Separation operations are critical across a wide variety of manufacturing industries and account for about one-quarter of all in-plant energy consumption in the United States. Conventional liquid–liquid separation operations require either thermal or chemical treatment, both of which have a large environmental impact and carbon footprint. Consequently, there is a great need to develop sustainable, clean methodologies for separation of miscible liquid mixtures.

Related articles

  1. Kwon, G., Post, E. R., Kota, A. K., Li, C., Speer, D. L., Guenthner, A. J., ... & Tuteja, A. (2021). Continuous Liquid–Liquid Extraction and in-Situ Membrane Separation of Miscible Liquid Mixtures. Langmuir, 37(46), 13595-13601.

  2. Kwon, G., Post, E., & Tuteja, A. (2015). Membranes with selective wettability for the separation of oil–water mixtures. MRS Communications, 5(3), 475-494.

  3. Kota, A. K., & Tuteja, A. (2013). High-efficiency, ultrafast separation of emulsified oil–water mixtures. NPG Asia Materials, 5(8), e58-e58.

  4. Kota, A. K., Kwon, G., Choi, W., Mabry, J. M., & Tuteja, A. (2012). Hygro-responsive membranes for effective oil–water separation. Nature communications, 3(1), 1-8.

  5. Kwon, G., Kota, A. K., Li, Y., Sohani, A., Mabry, J. M., & Tuteja, A. (2012). On‐demand separation of oil‐water mixtures. Advanced materials, 24(27), 3666-3671.

Ice Shedding

Ice accretion has a negative impact on critical infrastructure, as well as a range of commercial and residential activities. Icephobic surfaces are defined by an ice adhesion strength τice < 100 kPa. However, the passive removal of ice requires much lower values of τice, such as on airplane wings or power lines (τice < 20 kPa). Such low τice values are scarcely reported, and robust coatings that maintain these low values have not been reported previously. We focused on applying different mechanisms to fulfill low ice adhesion, such as interfacial slippery surface, low interfacial toughness, and so on.

Related articles

  1. Golovin, K., Dhyani, A., Thouless, M. D., & Tuteja, A. (2019). Low–interfacial toughness materials for effective large-scale deicing. Science, 364(6438), 371-375.

  2. Golovin, K., & Tuteja, A. (2017). A predictive framework for the design and fabrication of icephobic polymers. Science advances, 3(9), e1701617.

  3. Golovin, K., Kobaku, S. P., Lee, D. H., DiLoreto, E. T., Mabry, J. M., & Tuteja, A. (2016). Designing durable icephobic surfaces. Science advances, 2(3), e1501496.

Snow Shedding

The large-scale accretion of snow and ice on surfaces is a well-known risk to structural reliability, creating loads that can collapse roofs, compromise cold weather sensors, bring down power lines, and jeopardize the aerodynamics of airplane wings. More recently, there is growing recognition that photovoltaic (PV) systems in northern latitudes are also at risk from ice and snow loading. Therefore, developing a surface to facilitate snow shedding becomes a big issue.

Related articles

  1. Dhyani, A., Pike, C., Braid, J. L., Whitney, E., Burnham, L., & Tuteja, A. (2021). Facilitating Large‐Scale Snow Shedding from In‐Field Solar Arrays using Icephobic Surfaces with Low‐Interfacial Toughness. Advanced Materials Technologies, 2101032.


For some applications, ice must be removed before it accretes to an appreciable thickness. For example, even a very thin layer of accreted ice and frost can reduce the heat transfer efficiency of thermal management systems such as condenser coils used in refrigerators, the photovoltaic output of solar panels, and the optical transparency of windshields. Additional energy is required to actively defrost or remove this ice. Hence, there is a need for anti-icing surfaces that possess the ability to delay or suppress the formation or growth of ice. We focus on applying various mechanisms such as polymer brushes to develop durable anti-icing coatings.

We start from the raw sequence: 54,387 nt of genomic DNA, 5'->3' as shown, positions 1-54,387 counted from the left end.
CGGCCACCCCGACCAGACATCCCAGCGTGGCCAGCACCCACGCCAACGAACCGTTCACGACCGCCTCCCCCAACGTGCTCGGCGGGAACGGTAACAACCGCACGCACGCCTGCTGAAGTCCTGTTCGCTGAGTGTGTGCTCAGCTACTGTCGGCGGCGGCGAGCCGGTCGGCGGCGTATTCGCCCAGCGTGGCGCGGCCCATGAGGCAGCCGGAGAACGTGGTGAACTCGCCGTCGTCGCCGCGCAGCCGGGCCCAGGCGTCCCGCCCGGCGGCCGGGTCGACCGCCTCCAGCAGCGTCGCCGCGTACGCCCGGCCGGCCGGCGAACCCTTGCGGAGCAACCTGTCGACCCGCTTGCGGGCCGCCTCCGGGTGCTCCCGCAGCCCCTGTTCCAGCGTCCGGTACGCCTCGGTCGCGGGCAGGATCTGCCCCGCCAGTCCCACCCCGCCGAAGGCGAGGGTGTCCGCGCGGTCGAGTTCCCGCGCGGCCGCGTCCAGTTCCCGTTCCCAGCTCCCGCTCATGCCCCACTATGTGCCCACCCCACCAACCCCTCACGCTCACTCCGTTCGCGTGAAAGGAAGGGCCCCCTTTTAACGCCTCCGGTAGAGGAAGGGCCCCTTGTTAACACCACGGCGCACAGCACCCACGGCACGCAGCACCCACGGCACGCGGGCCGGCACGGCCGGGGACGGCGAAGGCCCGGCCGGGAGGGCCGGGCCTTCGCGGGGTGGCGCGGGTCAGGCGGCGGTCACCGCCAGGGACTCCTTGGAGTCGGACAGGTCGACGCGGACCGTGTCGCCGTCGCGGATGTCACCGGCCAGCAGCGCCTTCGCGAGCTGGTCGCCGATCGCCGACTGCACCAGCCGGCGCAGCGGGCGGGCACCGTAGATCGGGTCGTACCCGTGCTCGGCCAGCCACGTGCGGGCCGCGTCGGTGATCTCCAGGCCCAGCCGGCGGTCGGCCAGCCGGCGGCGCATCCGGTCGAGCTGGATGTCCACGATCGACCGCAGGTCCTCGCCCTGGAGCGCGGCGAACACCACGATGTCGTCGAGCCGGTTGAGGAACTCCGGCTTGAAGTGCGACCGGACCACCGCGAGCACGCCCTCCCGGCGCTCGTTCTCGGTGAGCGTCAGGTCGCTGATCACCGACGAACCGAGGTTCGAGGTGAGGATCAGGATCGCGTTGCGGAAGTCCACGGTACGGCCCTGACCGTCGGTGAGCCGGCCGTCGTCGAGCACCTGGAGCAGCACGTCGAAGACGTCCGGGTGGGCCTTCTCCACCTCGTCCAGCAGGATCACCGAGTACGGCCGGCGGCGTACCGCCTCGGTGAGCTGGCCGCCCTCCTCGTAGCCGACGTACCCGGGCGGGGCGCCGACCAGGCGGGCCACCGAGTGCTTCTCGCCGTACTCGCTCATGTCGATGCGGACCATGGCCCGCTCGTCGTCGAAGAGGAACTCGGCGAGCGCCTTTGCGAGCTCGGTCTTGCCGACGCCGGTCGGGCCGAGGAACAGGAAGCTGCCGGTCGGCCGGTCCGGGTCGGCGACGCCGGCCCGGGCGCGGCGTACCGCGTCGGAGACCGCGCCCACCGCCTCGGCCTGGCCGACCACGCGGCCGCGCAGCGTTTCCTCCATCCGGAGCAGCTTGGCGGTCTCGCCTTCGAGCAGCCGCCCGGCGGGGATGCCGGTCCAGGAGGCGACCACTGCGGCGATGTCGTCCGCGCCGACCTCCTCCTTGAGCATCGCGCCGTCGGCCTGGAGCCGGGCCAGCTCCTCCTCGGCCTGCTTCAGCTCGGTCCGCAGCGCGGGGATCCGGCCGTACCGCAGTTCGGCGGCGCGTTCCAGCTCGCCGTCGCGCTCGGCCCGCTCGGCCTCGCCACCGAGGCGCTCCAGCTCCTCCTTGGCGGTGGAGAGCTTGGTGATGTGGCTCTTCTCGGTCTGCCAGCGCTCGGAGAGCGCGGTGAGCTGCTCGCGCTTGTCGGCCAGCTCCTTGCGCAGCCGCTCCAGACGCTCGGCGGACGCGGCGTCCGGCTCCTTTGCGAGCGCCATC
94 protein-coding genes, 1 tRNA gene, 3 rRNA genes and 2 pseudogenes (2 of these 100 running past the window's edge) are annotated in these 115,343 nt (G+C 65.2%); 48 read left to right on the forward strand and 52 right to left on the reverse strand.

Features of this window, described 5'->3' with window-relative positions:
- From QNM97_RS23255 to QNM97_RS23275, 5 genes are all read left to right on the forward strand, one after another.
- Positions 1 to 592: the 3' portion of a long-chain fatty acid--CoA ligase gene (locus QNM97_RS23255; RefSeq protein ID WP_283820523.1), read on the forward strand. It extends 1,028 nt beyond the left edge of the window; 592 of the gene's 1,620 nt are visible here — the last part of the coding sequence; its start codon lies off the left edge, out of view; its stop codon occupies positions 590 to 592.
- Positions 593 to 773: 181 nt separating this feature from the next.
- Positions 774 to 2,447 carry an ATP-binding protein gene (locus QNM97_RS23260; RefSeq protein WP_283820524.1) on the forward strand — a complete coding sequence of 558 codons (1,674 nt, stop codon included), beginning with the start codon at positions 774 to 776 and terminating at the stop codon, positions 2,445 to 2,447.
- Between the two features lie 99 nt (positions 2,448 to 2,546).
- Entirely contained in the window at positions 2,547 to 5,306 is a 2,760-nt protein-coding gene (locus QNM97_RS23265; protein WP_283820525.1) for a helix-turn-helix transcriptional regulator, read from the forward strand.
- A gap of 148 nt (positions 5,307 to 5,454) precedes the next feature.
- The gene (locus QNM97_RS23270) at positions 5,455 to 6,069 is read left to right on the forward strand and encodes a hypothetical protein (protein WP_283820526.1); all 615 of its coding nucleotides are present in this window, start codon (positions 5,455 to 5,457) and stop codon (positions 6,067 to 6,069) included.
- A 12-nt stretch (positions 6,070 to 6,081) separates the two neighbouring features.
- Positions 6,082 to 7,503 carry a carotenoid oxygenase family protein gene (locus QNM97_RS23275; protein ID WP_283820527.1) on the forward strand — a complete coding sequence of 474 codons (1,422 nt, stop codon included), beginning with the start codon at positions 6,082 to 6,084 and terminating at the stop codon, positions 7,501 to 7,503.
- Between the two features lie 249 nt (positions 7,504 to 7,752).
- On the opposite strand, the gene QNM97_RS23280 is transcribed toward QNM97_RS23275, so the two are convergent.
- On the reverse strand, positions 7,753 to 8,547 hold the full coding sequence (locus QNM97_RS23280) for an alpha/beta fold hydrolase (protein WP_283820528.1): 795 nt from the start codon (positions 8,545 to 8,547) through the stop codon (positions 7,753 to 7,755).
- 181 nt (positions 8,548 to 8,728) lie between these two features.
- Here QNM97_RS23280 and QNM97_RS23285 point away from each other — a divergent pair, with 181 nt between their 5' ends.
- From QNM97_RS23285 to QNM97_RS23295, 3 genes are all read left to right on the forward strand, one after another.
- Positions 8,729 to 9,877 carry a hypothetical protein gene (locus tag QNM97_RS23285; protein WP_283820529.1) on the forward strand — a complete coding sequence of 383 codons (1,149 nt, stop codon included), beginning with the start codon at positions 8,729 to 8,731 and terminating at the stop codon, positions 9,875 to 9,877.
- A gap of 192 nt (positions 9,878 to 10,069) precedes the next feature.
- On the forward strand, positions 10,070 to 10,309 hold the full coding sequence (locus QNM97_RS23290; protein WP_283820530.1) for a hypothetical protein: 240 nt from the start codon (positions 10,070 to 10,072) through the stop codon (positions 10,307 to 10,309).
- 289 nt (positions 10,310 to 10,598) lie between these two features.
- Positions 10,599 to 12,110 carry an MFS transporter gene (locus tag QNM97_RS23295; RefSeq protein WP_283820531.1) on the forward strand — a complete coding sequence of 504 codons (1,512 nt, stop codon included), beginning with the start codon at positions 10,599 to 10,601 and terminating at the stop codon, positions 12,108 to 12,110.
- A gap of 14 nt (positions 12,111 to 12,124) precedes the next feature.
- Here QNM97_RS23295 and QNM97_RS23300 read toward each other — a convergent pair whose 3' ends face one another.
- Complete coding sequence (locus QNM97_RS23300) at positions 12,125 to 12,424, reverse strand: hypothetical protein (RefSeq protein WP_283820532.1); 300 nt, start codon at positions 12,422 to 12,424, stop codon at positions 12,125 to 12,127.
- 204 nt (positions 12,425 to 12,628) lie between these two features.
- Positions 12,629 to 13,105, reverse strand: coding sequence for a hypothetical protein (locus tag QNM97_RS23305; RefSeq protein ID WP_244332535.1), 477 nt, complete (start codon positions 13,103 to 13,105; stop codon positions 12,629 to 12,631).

Anti-fog or anti-fogging agents and treatments are chemicals that prevent fogging on the surface on which they are applied by inhibiting the condensation of water on the surface. However, most of the agents only provide a temporary anti-fogging effect. A long-lasting and mechanically durable anti-fogging coating is thus needed in various long-term applications.

Anti-Bacterial Surfaces

Antifouling and antibacterial surfaces are of extreme interest due to a plethora of potential applications, such as saving lives with medical devices, preventing hospital-acquired infections, and even preventing marine bio-fouling. Currently, there is no durable surface that can completely resist bio-adhesion from a variety of biomolecules for an extended period of time. Thus, a long-lasting anti-microbial coating becomes critical for this application.

Related articles

  1. Dhyani, A., Repetto, T., Bartikofsky, D., Mirabelli, C., Gao, Z., Snyder, S. A., ... & Tuteja, A. (2022). Surfaces with instant and persistent antimicrobial efficacy against bacteria and SARS-CoV-2. Matter.

Phase Transition Heat Transfer Enhancement

Due to the combination of latent heat and sensible heat, condensation and boiling are regarded as powerful tactics for heat removal, making them critical characters in energy-related processes. However, there is usually unneglectable energy loss. For example, in energy generation, 85 % of power plants rely on energy cycles including boiling and condensation; in chemical fabrication, the distillation process highly relies on boiling and condensation and contributes 50% of energy cost in the production of various chemicals and fuel. However, the energy efficiency is low (20-40%). Thus, designing a coating to enhance heat transfer is required to reduce energy consumption.

Polymer and wax Fouling

Surface fouling occurs when undesired matter adheres and accumulates on a surface, resulting in a decrease or loss of functionality. Polymer and wax fouling can cause costly blockages to crude oil pipelines, clog jet fuel injectors, foul chemical reaction vessels, and significantly decrease the efficiency of heat exchangers. Fouling occurs in many forms but can be segmented based on adherent size, modulus, and chemical functionality. Depending on the foulant, surface design strategies can vary greatly. Few strategies exist to prevent the buildup of wax and polymers on surfaces.